Bradycardia is an abnormally slow heart rate. Though mild in some cases, the condition can be serious enough to require treatment. Bradycardia has several possible causes, including medical issues or complications of aging. Determining why your heart rate is slow requires a medical evaluation, so speaking to a doctor is essential.

For some individuals, cardiac care and rehab therapy are required to treat bradycardia. These treatments are designed to prevent complications and improve heart functions. Depending on the severity and cause of bradycardia, the rehab program involves counseling, exercise, physical therapy, stress reduction techniques and an altered diet.

For more information on bradycardia and what you can do about it, check out the following sections.

Why is Your Heart Rate Slow?

It’s difficult to determine who will contract bradycardia due to the varying causes of the condition. These include:

  • Heart issues – Several heart issues can lead to a slow heart rate. These include congenital heart defects from birth, myocarditis, or damage from heart disease, attack, or aging. Even complications during heart surgery can lead to bradycardia.
  • Medical conditions – Certain medical conditions may result in a reduced heart rate, like hypothyroidism, inflammatory diseases, sleep apnea, or chemical imbalances.
  • Medications – Those prescribed to treat heart rhythm disorders or high blood pressure may slow the heart, as can sedatives or opioids.

Despite the cause of the bradycardia, the symptoms result from a lack of oxygen to the rest of the body. They can include dizziness, confusion, memory problems, fainting, shortness of breath, chest pain, and fatigue, especially during physical activities.

The symptoms vary in severity and can be exacerbated with certain risk factors. Those who smoke, drink heavily, or partake in illegal drug use are at high risk. Age, stress, anxiety, or high blood pressure can also lead to more serious issues. Altering your lifestyle is the best way to manage the condition.

Man with chest pain because of slow heart rate. Cardiovascular physical therapy can help preventing chest pain and heart attacks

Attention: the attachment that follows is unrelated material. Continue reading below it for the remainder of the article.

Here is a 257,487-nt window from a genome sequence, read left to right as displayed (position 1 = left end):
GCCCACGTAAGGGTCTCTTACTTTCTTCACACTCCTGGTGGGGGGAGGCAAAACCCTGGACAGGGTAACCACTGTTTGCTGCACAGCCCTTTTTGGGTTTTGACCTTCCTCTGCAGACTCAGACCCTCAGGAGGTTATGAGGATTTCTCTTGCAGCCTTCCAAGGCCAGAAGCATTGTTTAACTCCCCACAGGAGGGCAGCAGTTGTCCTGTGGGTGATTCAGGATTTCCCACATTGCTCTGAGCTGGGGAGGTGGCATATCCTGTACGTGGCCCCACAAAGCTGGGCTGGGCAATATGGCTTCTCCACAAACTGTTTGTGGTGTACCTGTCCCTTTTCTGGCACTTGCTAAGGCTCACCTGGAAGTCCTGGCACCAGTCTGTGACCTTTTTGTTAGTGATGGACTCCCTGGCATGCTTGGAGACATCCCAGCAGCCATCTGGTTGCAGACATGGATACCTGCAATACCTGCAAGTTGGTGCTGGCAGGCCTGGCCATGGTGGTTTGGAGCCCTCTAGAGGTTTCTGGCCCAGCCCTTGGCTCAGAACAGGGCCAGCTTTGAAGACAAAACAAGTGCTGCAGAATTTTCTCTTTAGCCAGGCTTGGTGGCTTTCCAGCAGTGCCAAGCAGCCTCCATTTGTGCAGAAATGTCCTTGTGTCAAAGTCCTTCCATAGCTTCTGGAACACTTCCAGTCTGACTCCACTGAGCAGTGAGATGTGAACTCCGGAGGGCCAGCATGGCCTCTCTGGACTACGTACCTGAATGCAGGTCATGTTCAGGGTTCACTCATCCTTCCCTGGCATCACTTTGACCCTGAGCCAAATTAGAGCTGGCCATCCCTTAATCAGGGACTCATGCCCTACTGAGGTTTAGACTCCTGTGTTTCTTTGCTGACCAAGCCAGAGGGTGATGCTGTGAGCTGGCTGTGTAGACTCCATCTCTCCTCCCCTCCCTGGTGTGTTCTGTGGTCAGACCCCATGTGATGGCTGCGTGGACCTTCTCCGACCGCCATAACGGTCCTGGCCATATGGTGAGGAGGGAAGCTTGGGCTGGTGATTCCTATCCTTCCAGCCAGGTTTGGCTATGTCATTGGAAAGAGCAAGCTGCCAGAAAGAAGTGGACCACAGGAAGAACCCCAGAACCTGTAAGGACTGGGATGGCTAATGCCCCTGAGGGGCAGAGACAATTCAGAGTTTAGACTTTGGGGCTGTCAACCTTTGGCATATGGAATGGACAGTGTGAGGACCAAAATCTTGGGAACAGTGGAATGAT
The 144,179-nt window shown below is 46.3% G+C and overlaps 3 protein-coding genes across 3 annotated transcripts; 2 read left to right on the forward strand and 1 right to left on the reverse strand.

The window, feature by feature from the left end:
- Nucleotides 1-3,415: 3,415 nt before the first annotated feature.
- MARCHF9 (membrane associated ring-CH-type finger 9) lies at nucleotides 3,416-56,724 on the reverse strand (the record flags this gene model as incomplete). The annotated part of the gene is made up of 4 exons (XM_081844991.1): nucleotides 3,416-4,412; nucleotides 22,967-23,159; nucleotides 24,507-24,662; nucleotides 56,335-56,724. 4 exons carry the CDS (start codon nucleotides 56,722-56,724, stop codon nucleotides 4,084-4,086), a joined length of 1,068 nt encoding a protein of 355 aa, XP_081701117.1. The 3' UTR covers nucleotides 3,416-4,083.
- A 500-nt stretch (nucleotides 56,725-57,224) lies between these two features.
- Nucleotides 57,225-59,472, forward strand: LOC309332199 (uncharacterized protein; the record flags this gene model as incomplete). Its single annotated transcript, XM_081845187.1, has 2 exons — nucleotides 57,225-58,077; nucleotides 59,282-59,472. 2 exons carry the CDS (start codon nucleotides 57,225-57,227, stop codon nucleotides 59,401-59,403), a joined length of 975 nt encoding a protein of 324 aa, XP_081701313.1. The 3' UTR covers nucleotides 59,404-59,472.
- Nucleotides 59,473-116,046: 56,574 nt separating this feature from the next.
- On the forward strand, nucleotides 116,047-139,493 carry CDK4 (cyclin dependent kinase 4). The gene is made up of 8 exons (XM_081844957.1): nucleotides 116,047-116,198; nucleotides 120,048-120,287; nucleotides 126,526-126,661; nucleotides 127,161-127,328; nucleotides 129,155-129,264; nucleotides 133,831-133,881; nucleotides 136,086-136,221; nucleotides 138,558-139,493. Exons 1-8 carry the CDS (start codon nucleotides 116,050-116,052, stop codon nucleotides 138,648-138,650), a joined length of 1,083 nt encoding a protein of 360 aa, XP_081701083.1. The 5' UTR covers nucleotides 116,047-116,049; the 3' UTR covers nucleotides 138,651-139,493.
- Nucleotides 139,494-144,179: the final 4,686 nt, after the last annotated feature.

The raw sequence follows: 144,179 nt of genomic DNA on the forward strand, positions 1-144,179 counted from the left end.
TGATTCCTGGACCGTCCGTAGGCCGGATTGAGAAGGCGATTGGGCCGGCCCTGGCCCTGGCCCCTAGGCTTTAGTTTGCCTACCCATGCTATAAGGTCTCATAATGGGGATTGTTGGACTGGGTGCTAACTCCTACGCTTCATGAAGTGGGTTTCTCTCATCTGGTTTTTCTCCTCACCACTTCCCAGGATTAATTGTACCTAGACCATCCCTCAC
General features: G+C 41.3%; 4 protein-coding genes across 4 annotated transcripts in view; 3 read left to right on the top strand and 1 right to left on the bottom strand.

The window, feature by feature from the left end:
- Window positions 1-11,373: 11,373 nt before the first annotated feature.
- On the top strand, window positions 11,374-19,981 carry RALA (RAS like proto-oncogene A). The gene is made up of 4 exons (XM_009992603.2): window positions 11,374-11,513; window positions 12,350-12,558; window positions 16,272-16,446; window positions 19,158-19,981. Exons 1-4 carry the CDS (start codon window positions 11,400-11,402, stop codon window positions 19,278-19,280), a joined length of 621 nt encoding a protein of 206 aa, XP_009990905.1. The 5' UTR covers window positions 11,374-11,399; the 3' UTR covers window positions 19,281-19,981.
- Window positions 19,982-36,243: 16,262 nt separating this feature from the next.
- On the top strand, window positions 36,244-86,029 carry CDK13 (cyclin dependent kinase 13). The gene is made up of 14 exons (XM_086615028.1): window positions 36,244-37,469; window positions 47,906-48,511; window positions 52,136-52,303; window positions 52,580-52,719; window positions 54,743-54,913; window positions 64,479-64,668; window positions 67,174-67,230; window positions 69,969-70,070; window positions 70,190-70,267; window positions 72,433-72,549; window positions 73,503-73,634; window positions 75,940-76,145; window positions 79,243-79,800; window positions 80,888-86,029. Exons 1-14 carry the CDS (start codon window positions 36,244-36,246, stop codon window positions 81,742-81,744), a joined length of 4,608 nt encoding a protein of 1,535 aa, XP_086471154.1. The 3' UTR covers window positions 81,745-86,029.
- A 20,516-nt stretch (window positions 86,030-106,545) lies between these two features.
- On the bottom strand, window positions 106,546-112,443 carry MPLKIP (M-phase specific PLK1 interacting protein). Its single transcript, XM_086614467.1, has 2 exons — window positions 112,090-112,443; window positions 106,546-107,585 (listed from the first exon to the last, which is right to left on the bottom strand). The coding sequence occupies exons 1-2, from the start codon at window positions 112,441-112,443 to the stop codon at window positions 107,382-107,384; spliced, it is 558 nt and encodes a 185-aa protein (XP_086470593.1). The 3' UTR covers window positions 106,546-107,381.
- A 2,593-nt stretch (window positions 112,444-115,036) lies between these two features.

How to treat it?

There are a few strategies that can help to improve your health, prevent severe complications, and further damage.

  • Physical activity – Regular exercise is best for keeping your heart healthy. Depending on your current activity level and health status, you may have no limit on the activities available0. Your doctor can help you choose the correct options to strengthen your heart and the rest of your body. A physical therapist may also be recommended for those requiring specialized treatment.
  • Manage stress – Stress is one of the worst offenders when it comes to deteriorating heart health. Managing stress can help prevent further damage. Some relaxation techniques include meditation, yoga, and breathing techniques. Even exercise reduces stress, so find physical activities you love and add them to your routine.
  • Monitor your health – Staying healthy is essential for those with bradycardia. Proper management of health conditions, quitting smoking, maintaining a healthy weight, and going to scheduled checkups are crucial.
  • A healthy diet – Another way to manage bradycardia for a healthier lifestyle is eating a balanced diet. It should contain plenty of whole grains, fruits, vegetables, nuts, lean meat, fish, and beans. Certain foods should be limited or avoided for the best results, including alcohol, sugar, and sodium.
This content comprises informative and educational resources only and can not be considered as a substitute for professional health or medical guidance. Reliance on any information provided in this article is solely at your own risk. If you have any inquiries or apprehensions about your medical condition or health goals, talk with a licensed physician or healthcare provider.